Shifting power in Central Asia

Central Asian countries have been considered theaters for great power competition, not players on the geopolitical chessboard in their own right. However, these nations begin to resolve their differences and enhance their strengths. They have much to gain, but Soviet-era divisions and economic imbalances remain deeply rooted.

April, 2019: Kazakhstan’s president Kassym-Jomart Tokayev shakes hands with Uzbekistan’s President Shavkat Mirziyoyev in Tashkent
Kazakhstan’s new president, Kassym-Jomart Tokayev (L) and Uzbekistan’s President Shavkat Mirziyoyev hope to attract investment from the U.S. and Europe. © dpa

In a nutshell

  • Central Asia’s leaders are making moves to increase their autonomy
  • If the countries cooperate, it could bring substantial economic benefits
  • Their biggest challenge will be to resolve disputes born of Soviet-era policies

Ever since the days of the 19th-century “Great Game” between the Russian and British empires, Central Asia has been seen as a playing field where outside powers test their strength. During the close to three decades that have passed since the collapse of the Soviet Union, the region has witnessed battles for control over energy resources, security ramifications of the United States’ campaign in Afghanistan, and the rollout of the Chinese Belt and Road Initiative (BRI). Throughout this period, outside accounts have remained beholden to the view of the region as a passive arena.

Recent developments suggest that such perceptions may need revision. As analysts speculate about the conflicting regional agendas of China and Russia, local leaders are making autonomous moves that may have geopolitical implications. The stakes are high.

A joint study by the United Nations Development Programme and the Asian Development Bank recently found that more effective regional cooperation might lead to a doubling of Central Asia’s gross domestic product (GDP). Recent regional summits have been held without Russian participation, seeking to drive home that local leaders can solve their own problems. Beijing and Moscow are united in looking with disfavor at the ambitions of these nations to widen their options by reconnecting with Europe and the U.S.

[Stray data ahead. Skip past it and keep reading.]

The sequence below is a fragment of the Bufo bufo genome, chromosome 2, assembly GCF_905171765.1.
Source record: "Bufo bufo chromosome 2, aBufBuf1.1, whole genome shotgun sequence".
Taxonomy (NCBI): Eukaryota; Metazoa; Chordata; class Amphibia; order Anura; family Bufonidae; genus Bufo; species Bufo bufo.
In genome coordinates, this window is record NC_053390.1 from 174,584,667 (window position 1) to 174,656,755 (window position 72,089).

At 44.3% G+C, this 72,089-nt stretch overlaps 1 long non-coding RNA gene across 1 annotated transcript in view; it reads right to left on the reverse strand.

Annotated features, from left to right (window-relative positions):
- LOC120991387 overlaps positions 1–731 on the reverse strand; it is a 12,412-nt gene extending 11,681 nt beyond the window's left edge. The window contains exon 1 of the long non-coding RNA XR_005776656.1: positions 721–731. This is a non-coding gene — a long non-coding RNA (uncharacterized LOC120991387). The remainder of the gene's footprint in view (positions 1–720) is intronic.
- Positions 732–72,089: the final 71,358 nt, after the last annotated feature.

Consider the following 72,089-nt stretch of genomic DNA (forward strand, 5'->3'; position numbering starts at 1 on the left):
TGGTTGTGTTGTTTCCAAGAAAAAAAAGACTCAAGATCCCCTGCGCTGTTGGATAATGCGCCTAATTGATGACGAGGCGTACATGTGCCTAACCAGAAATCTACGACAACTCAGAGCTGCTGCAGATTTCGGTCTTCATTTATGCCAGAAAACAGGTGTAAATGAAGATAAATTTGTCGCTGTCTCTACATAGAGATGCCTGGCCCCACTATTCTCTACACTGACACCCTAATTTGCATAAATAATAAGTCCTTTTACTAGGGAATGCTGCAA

Soviet legacy

Although outside powers will remain important in shaping developments, a deeper understanding of their respective prospects requires more attention to how players inside the region are developing proactive strategies, aimed at strengthening regional ties. They face challenges connected with overcoming the divisive historical legacy of Russian overlordship, which has often precluded cooperation. The most immediate concerns borders.

Stalin deliberately sowed the seeds for the troubles that have caused so much conflict.

The region’s national composition is rooted in the tribal structure of the Mongol Golden Horde, intermixed with nomadic Turkic peoples. When the Russian Empire expanded into the region, it was incorporated as “Turkestan,” ignoring the presence of Persian Tajik elements. When Joseph Stalin subsequently divided it into five Soviet republics (SSRs), he deliberately sowed the seeds for the troubles that have caused so much conflict in recent decades.

Eminent centers of ancient Persian culture like Samarkand and Bukhara were assigned to the Turkic Uzbek SSR rather than the Persian Tajik SSR. Borders between the Uzbek, Kyrgyz and Tajik SSRs were drawn in complex meandering patterns that deliberately maximized local border conflicts; large ethnic exclaves were created in neighboring republics. If these complex issues can be amicably settled, the region will have come a long way toward autonomy, stability and potential prosperity.

Another challenge is water management. The flow of water into the region comes from two rivers originating in the Pamir Mountains – the Amu Darya and the Syr Darya. During the Soviet era, that water was used to support huge cotton plantations, mostly in Uzbekistan. The irrigation was so wasteful that the Aral Sea, once the fourth-largest lake in the world, has now lost 90 percent of the water volume it had in the 1960s, effectively destroying local fisheries.

Rusted boats resting in the former Aral Sea
Fishing boats rust in the desert that was once the Aral Sea. Irresponsible irrigation policies have drained away 90 percent of the water in what was once the world’s fourth-largest lake. © dpa

Compounding the problem, a 300-meter-tall hydropower dam was built at Nurek in Tajikistan. Completed in 1980, it was the tallest dam in the world, designed to produce 2,700 megawatts of electricity and to irrigate 650,000 hectares of farmland. More recently, Tajikistan has begun building a second dam at Rogun, close to Nurek. At 335 meters, it will be the highest dam ever built. As downstream neighbors express concern about implications for their cotton growing, the need for confidence building is increasing.

A third challenge concerns Russification, entailing exclusive official use of the Russian language and intimate links with educational establishments in Russia. This legacy has given Russia a substantial advantage over other outside powers. Recent moves to abandon the Cyrillic alphabet and to downgrade the role of the Russian language have combined with the growing influence of pan-Turkism to alter how peoples in the region see themselves. The formation of new regional identities would represent a big step toward enhancing the autonomy of these nations.